Friday 12 December 2008
"...to all those writers with whom—or sometimes against whom—I have lived. To the Africans: Wole Soyinka, Chinua Achebe, Ahmadou Kourouma, Mongo Beti, to Alan Paton's Cry the Beloved Country, to Thomas Mofolo's Chaka. To the great Mauritian author Malcolm de Chazal, who wrote, among other things, Judas. To the Hindi-language Mauritian novelist Abhimanyu Unnuth, for Lal passina (Sweating Blood) to the Urdu novelist Qurratulain Hyder for her epic novel Ag ka Darya (River of Fire). To the defiant Danyèl Waro of La Réunion, for his maloya songs; to the Kanak poetess Déwé Gorodey, who defied the colonial powers all the way to prison; to the rebellious Abdourahman Waberi. To Juan Rulfo and Pedro Paramo, and his short stories El llano en llamas, and the simple and tragic photographs he took of rural Mexico. To John Reed for Insurgent Mexico; to Jean Meyer who was the spokesman for Aurelio Acevedo and the Cristeros insurgents of central Mexico. To Luis González, author of Pueblo en vilo. To John Nichols, who wrote about the bitter land of The Milagro Beanfield War; to Henry Roth, my neighbour on New York Street in Albuquerque, New Mexico, for Call it Sleep. To Jean-Paul Sartre, for the tears contained in his play Morts sans sépulture. To Wilfred Owen, the poet who died on the banks of the Marne in 1914. To J.D. Salinger, because he succeeded in putting us in the shoes of a young fourteen-year-old boy named Holden Caulfield. To the writers of the first nations in America – Sherman Alexie the Sioux, Scott Momaday the Navajo for The Names. To Rita Mestokosho, an Innu poet from Mingan, Quebec, who lends her voice to trees and animals. To José Maria Arguedas, Octavio Paz, Miguel Angel Asturias. To the poets of the oases of Oualata and Chinguetti. For their great imagination, to Alphonse Allais and Raymond Queneau. To Georges Perec for Quel petit vélo à guidon chromé au fond de la cour? To the West Indian authors Edouard Glissant and Patrick Chamoiseau, to René Depestre from Haiti, to André Schwartz-Bart for Le Dernier des justes. To the Mexican poet Homero Aridjis who allows us to imagine the life of a leatherback turtle, and who evokes the rivers flowing orange with Monarch butterflies along the streets of his village, Contepec. To Vénus Koury Ghata who speaks of Lebanon as of a tragic, invincible lover. To Khalil Gibran. To Rimbaud. To Emile Nelligan. To Réjean Ducharme, for life."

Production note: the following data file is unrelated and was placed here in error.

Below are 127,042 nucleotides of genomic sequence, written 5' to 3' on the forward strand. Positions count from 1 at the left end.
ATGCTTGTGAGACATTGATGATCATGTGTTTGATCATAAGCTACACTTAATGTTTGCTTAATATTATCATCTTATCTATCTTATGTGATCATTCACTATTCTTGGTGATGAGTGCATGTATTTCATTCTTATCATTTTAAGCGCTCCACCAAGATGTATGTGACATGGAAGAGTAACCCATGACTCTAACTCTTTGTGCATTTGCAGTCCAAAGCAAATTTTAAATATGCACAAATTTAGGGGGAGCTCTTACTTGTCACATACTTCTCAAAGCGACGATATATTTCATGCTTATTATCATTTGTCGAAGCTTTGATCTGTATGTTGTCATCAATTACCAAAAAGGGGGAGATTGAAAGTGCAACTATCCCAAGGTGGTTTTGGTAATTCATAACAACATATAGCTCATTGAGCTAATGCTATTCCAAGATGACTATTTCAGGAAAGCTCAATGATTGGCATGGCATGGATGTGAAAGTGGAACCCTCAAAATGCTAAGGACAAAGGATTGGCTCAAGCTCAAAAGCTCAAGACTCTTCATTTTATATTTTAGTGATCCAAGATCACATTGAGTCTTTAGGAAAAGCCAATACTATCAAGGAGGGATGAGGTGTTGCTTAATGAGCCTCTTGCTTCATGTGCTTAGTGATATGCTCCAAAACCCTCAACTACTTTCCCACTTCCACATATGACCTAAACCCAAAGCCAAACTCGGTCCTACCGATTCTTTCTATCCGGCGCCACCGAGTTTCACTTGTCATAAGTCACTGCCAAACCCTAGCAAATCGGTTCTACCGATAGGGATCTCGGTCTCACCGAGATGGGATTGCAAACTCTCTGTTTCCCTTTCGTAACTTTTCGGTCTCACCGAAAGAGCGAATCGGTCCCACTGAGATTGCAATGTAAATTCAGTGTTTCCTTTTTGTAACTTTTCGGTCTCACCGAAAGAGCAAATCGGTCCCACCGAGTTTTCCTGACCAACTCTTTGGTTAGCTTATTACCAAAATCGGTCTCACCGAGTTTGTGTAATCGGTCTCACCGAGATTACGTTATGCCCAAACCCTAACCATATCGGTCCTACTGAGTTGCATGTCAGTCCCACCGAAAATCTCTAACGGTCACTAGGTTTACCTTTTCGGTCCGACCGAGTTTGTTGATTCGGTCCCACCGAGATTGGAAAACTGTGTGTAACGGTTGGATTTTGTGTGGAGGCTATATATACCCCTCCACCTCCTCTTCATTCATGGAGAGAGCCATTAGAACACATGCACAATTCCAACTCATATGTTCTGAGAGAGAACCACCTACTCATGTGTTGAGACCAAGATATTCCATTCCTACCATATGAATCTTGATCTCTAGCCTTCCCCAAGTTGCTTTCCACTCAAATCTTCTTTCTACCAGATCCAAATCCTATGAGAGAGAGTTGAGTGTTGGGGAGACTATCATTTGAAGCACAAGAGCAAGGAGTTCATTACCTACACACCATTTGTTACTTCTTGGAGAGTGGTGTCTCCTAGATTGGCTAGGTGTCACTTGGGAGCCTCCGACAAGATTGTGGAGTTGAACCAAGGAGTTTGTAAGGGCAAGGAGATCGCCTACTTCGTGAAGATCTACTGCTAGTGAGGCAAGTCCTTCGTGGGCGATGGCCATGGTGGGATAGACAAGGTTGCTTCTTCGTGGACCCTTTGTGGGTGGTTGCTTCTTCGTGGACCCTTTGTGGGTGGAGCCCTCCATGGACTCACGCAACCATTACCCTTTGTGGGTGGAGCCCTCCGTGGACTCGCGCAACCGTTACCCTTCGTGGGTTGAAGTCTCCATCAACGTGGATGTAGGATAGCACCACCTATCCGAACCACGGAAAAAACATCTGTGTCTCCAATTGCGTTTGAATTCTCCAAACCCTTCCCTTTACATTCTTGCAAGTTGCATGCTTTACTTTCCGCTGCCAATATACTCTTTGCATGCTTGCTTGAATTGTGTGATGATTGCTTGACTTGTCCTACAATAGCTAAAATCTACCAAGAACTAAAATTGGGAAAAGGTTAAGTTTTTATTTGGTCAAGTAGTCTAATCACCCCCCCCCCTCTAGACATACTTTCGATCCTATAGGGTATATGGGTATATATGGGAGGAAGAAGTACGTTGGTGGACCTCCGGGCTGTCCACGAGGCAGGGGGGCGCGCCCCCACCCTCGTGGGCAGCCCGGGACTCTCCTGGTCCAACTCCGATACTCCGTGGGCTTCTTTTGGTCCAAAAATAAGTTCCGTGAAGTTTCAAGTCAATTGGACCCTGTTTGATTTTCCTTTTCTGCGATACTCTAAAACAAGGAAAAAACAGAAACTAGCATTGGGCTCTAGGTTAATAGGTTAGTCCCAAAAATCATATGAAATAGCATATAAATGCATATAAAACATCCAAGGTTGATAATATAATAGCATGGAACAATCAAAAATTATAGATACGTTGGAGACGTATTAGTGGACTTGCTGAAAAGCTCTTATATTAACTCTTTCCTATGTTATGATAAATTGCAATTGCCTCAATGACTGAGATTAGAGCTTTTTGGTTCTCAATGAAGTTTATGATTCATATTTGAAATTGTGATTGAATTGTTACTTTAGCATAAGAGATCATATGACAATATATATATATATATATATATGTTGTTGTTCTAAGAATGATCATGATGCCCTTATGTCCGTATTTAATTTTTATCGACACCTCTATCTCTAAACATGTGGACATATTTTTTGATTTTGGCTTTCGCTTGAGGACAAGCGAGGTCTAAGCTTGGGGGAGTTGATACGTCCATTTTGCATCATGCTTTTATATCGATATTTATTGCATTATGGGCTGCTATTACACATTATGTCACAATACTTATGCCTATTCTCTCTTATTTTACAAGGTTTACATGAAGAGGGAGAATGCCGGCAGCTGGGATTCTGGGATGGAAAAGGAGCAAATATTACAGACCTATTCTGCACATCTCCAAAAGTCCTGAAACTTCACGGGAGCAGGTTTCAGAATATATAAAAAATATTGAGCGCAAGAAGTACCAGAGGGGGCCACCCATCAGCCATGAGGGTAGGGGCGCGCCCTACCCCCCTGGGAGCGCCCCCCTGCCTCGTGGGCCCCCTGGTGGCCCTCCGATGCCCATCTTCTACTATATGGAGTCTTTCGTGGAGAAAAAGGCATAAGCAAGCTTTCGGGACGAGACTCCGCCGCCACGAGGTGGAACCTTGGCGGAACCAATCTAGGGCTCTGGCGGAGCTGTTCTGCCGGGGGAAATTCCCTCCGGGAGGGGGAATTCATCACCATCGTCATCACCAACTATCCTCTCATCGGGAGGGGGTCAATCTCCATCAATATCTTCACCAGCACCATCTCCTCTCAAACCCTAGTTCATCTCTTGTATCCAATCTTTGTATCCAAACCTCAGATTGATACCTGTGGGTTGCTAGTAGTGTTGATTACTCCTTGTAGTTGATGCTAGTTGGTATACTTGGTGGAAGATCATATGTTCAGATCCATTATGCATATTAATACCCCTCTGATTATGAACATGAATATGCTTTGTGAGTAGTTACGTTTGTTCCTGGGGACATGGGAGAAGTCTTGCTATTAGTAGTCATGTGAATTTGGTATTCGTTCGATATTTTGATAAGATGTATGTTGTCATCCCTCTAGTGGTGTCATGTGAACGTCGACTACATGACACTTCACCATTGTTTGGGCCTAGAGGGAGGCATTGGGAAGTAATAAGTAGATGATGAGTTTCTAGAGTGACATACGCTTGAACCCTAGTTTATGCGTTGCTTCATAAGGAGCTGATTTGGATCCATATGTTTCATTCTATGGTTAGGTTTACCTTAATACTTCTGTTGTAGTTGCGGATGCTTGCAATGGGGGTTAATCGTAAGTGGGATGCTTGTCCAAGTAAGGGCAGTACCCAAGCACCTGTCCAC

In his Nobel Prize Acceptance Speech, 7 December 2008, Jean-Marie Gustave Le Clézio thanks the writers who have influenced him. Just a bit of catching up for most of us to do there! A terrific lecture, as were Doris Lessing's and Orhan Pamuk's before him.